A mother shares her experience of raising kids in a rural, white town
By Angela Pashayan
Ed. note: This essay first appeared in the summer/fall 2020 issue of Telluride Magazine.
I am one of the few Blacks that live in San Miguel County. I lived in Telluride from 2003 to 2005, and for the rest of the time in Mountain Village. I am married and have raised three sons here. When I first came to Telluride, I met a Black man from Kenya named Erastus. At that time, we knew of no other Black people in the region; hence we called ourselves #1 and #2. In light of the Black Lives Matter protests after the murder of George Floyd, I felt a calling to make my voice heard in the community I love so dearly.
We all know that living in Telluride equates to living in a protected bubble—for my half-black sons and me especially. My boys attended Mountain School and Montessori back when the schools were located in the Mountain Village core, and led by Ernie Patterson and Karen Walker. Their friends were white. It was normal for them as there was no alternative. Their dad is Armenian-Russian (quasi-white), so no alarm bells rang for our children in this all-white town. Our sons eventually moved to the public school and have all since graduated.
Shortly after we settled in Telluride, my late brother “Dumie” came to visit. Dumie was a personable guy, always smiling and starting conversations with people from all walks of life. Because of this, people in Telluride thought he must be famous. When we ate at our top local restaurants, the chefs would hand-deliver his order. It was a nice bonus for a first-time visitor—but I contend it happened because people imagined a Black guy in Telluride who was that congenial must be someone wealthy and special. Well, Dumie was special, but not wealthy. He lived at 2533 Compton Blvd., Apt. #D. His life struggles were colored with all the things you’ve heard about in poor, Black communities.
By 2008, my husband and I realized that our three sons knew very little about the Black community in general. We had not been visiting Compton regularly due to getting settled in Telluride. So, we decided to move out of “The Bubble” for a few years to help them become more grounded. Black lives do matter; understanding and appreciating the struggle is part of our heritage, whether we like it or not. I refused to raise our boys in absence of the realities that await them outside of San Miguel County. In Telluride, our boys were Johnathan, Kevin, and Maxwell. Outside of Telluride, our boys were Black.
We moved to San Francisco. I figured we’d pile it all in; Black, Asian, Latino, multi-racial, gay, straight, rich, poor, homeless, drugged out, and anything else in between. The point is that Telluride doesn’t offer any of the real-life experiences that most Blacks live with. One might think that’s a benefit, but not when you’re Black and have to leave Telluride. On our first drive down Market Street in San Francisco, our sons saw five Black ladies crossing the street and said, “Mom, are they your family?” In their innocence, our sons had demonstrated how whites honestly could not easily see differences in Black phenotype, nor understand that our minority presence does not mean that a gathering of two or more Blacks equals family. Our sons learned about Being black in America while in San Francisco. Trayvon Martin was killed during that time. He was the same age as our eldest son. Our church ministers at GLIDE mourned Trayvon’s death by preaching in hoodies the Sunday after his death.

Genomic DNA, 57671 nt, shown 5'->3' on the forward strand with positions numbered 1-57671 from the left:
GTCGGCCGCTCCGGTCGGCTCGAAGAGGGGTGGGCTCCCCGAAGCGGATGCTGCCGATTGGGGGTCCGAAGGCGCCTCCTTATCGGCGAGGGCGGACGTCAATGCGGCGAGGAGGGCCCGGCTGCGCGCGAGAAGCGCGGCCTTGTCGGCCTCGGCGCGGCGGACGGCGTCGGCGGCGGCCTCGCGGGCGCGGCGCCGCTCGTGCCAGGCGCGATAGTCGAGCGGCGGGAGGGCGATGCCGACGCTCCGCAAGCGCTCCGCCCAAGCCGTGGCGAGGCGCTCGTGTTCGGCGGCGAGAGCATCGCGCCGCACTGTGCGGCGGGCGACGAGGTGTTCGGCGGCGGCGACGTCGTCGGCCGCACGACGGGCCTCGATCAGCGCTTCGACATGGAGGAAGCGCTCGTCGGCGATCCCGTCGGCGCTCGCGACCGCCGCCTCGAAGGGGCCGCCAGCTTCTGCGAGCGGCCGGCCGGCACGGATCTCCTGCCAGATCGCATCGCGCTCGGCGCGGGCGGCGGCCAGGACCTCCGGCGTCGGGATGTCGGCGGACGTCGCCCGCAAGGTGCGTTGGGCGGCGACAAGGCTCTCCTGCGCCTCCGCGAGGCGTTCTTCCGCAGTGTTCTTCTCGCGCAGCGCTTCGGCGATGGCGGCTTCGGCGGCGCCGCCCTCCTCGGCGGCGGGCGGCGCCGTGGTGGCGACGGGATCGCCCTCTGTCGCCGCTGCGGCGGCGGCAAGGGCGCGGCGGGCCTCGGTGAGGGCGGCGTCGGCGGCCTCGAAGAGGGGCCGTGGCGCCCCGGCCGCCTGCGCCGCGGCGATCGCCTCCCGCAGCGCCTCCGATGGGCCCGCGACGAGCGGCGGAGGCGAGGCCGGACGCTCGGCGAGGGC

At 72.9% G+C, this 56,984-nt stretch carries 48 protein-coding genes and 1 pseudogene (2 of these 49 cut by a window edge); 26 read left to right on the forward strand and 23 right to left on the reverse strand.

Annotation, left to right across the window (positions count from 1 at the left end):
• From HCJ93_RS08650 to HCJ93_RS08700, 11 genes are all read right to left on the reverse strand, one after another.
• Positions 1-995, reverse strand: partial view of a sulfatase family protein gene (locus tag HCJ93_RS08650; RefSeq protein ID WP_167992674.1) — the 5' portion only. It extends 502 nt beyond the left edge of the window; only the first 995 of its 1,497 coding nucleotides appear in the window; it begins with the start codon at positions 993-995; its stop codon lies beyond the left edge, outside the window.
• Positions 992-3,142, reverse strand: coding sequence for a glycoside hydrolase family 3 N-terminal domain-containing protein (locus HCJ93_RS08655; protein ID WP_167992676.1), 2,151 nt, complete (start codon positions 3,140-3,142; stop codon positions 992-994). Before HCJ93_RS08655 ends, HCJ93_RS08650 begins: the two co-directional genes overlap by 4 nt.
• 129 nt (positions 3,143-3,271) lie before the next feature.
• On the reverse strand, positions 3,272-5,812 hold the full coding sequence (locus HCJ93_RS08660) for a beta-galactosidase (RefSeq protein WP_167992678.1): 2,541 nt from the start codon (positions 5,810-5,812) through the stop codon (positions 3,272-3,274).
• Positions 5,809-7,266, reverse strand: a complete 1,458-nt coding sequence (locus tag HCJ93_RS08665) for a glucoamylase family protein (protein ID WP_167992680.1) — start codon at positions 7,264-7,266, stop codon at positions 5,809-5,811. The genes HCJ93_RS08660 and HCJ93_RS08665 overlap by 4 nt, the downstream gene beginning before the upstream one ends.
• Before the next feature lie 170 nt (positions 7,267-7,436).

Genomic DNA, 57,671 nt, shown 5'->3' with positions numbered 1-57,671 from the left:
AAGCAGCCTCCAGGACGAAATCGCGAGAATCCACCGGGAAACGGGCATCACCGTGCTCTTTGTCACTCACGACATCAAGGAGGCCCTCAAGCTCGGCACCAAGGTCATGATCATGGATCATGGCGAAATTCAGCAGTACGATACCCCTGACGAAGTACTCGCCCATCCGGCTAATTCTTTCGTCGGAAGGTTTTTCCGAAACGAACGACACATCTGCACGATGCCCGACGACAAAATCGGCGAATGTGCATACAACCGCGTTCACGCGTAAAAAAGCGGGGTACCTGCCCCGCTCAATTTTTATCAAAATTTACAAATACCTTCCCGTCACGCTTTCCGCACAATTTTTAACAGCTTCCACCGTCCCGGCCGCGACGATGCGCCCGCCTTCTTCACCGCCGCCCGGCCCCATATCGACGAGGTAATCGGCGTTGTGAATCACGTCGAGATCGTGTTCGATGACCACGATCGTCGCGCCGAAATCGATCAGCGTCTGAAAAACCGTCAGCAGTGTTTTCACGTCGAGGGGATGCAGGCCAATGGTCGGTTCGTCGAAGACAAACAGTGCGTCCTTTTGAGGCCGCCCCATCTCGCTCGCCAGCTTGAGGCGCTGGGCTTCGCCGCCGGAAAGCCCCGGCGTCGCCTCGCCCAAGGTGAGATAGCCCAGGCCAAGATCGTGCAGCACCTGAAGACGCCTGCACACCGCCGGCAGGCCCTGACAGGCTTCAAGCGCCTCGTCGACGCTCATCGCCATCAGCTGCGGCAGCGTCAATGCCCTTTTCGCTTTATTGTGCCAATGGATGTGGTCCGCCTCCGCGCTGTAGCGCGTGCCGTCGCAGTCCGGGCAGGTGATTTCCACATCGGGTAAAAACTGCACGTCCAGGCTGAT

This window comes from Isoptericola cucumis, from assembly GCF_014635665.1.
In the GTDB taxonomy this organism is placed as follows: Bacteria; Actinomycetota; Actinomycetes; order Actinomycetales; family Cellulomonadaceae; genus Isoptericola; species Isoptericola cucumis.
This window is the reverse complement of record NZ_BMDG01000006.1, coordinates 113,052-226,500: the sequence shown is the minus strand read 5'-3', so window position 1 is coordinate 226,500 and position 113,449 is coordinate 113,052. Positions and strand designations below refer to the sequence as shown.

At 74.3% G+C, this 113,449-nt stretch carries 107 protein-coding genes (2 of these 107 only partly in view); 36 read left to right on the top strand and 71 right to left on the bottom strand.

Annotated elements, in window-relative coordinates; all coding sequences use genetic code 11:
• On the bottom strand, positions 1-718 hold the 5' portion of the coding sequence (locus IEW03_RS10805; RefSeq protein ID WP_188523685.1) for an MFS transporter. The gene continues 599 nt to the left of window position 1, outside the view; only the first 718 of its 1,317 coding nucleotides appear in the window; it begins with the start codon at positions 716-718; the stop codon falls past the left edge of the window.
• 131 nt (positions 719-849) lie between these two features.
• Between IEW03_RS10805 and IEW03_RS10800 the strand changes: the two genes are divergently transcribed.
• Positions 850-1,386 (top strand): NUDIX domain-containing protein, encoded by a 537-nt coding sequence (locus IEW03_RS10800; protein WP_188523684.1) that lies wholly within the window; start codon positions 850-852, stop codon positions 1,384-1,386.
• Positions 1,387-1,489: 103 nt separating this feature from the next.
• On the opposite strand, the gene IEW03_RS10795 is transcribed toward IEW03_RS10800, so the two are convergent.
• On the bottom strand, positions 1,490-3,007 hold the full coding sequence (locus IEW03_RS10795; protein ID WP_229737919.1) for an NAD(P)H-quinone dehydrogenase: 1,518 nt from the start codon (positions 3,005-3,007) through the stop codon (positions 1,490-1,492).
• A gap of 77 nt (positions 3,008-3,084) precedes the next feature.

After services, I gave them a lite version of “the talk.” I explained to them that wearing hoodies can get you killed. Hands in your pockets can get you killed. And that more rules for Blacks applied in places like Compton, where their Uncle Dumie lived.
Upon our return to Telluride, we drove past the middle-high school, where all of us were aghast at Telluride’s whiteness. We’d forgotten. The schoolyard was riddled with freckled-faced white kids wearing plaid shirts. But we love those white kids, and they love us. We had sleepovers and playdates from the days of Rainbow preschool up to the time we left for San Francisco. Nevertheless, stop for a moment and consider my point…that Blacks raised in Telluride are unprepared for the real world, where things can turn dangerous at any moment, especially for Black males. Can you imagine yourself living in two worlds, one safe and one unsafe?
Even so, being Black in Telluride has been one of the best life choices for our family. We were not escaping outright oppression but instead, like most visitors, were captured by Telluride’s beauty. We, like many others, came for vacation and never returned home. We feel like our Black lives matter in Telluride—my children and I have been embraced by the town and never had any racial problems. My husband started Tellurideflights.com, a private charter service that affords us our lives here. The community knows me for my work at Ah Haa School for the Arts with children, at the ski resort as a mountain host, as a committed member at Christ Church, an international festival producer, and for my life work for poverty reduction in the slums of Nairobi, Kenya (yodinternational.org).
Black lives do matter in Telluride, and we are grateful for that.
People often ask me what they can do to help. If you are not from Telluride, consider hosting a letter-writing party requesting your mayor and governor to institute statewide law enforcement rules regarding choke hold bans, the duty to intervene to save a life, officers being fired/fined for breach of public trust, harsher sentences for hate crimes, and the KKK and white supremacists being designated as domestic terrorist groups.